In our passage today, John shares with those gathered in no uncertain terms that now that they are baptized their work as Christians is by no means finished. They must now live lives of fruitfulness. Using examen and prayerful discernment, we become attentive to God’s presence and direction, which can help us figure out what to do, as well how we may best live into our baptized lives.

SLIDE 8 - What should we doIn Luke 3, verses 10-14 we read: “And the crowds asked [John], ‘What then should we do?’ In reply he said to them, ‘Whoever has two coats must share with anyone who has none; and whoever has food must do likewise.’ Even tax collectors came to be baptized, and they asked him, ‘Teacher, what should we do?’ He said to them, ‘Collect no more than the amount prescribed for you.’ Soldiers also asked him, ‘And we, what should we do?’ He said to them, ‘Do not extort money from anyone by threats or false accusation, and be satisfied with your wages.’”

“What should we do?” This is the same question asked by crowds listening to Peter at Pentecost (Acts 2:37-38) and in that instance Peter gives a bold message,  “Repent! Be baptized! Receive the Holy Spirit!” By comparison Paul’s teaching seems quite tame. While John the Baptist begins strongly by calling the gathered crowd a “brood of vipers,” he then continues to give the rather basic instructions of “share, be fair, don’t bully.” Not exactly earth shattering stuff, but bold in its direct application.

SLIDE 9 - Bear Good fruitThrough this, John offers specific actions to explain what it mean to bear “fruits worthy of repentance.” If you have more than you need, he says you must share. To the tax collectors who could profit from asking for a little or a lot extra in their collections, he tells them to take only what they are owed. And to the soldiers John tells them not to take advantage of their position of power.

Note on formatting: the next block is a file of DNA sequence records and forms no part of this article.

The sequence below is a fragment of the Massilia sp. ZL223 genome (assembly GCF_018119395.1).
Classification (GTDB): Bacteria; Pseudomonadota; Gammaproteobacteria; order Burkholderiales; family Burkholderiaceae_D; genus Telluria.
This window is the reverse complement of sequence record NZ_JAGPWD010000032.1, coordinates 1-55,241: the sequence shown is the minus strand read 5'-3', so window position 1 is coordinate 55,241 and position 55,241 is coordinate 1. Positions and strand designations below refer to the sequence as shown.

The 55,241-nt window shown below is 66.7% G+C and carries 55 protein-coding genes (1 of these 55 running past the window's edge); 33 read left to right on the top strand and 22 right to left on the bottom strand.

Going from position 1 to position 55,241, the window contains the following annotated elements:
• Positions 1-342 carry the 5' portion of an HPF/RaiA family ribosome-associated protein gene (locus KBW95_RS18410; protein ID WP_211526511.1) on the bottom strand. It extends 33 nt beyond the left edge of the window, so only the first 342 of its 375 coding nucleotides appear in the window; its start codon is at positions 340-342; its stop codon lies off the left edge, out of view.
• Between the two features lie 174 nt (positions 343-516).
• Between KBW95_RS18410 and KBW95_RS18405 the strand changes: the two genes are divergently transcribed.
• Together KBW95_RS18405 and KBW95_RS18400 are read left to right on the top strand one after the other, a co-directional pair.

Luke 3:9 tells us “every tree…that does not bear good fruit is thrown into the fire.” What are the fruits that you are bearing in your own life? Where are the places in your life where you are holding back?

Pastor and professor David Lose offers this insight into what John is asking of this crowd. “Most peculiar perhaps, is the “eschatological location” of the good fruits.  Tax collectors are not called to sever their relationship with Rome, nor are the soldiers exhorted to lives of pacifism.  Even in light of impending [end times] judgment, they are called to serve where they are; to take their stand for neighbor amid, rather than apart from, the turbulence and trouble of the present age; and to do good because, rather than in spite, of their compromised positions.  By sandwiching such ordinary instruction amid [end times] warning and messianic expectation, Luke’s John hallows the mundane elements of daily life.”

So, what should we do? Look to your own life: what are the ways you can allow your neighbor to live more fully?  What are our own fruits of repentance we may offer for the good of all?

You are tasked with paying attention to the ways God is directing your life, and responding in ways that further God’s kingdom, on earth as it is in heaven. May you live fully into this task God has set before you. Amen.

“Faithfulness,” Luke 3:7-18; 16:10-13; September 22, 2013; FPC Jesup

 “Faithfulness”
Luke 3:7-18; 16:10-13
September 22, 2013, First Presbyterian Church of Jesup

SLIDE 1 - ScriptureOur scripture lesson today pairs two difficult passages, one from a conversation with John the Baptist and one with Jesus. In each there is discussion about what it takes to be faithful in our stewardship. Stewardship is often a word congregations become wary of when they hear it in sermons, and pastors often balk at preaching because there is often the presupposition that when we talk about stewardship we’re just talking about money. But these two passages show us the need for faithfulness in our stewardship within money management but also far beyond it.

SLIDE 2 - Parable GraphicEach of our passages is strange in it’s own ways. In the parable preceding our passage in Luke 16 a “dishonest manager” is introduced. When he comes up short in his accounting, instead of shouldering the blame, he goes to all of his debtors and tells them to fudge the numbers a bit so it’ll all work out evenly for him. When he does this his creditor rewards his efforts.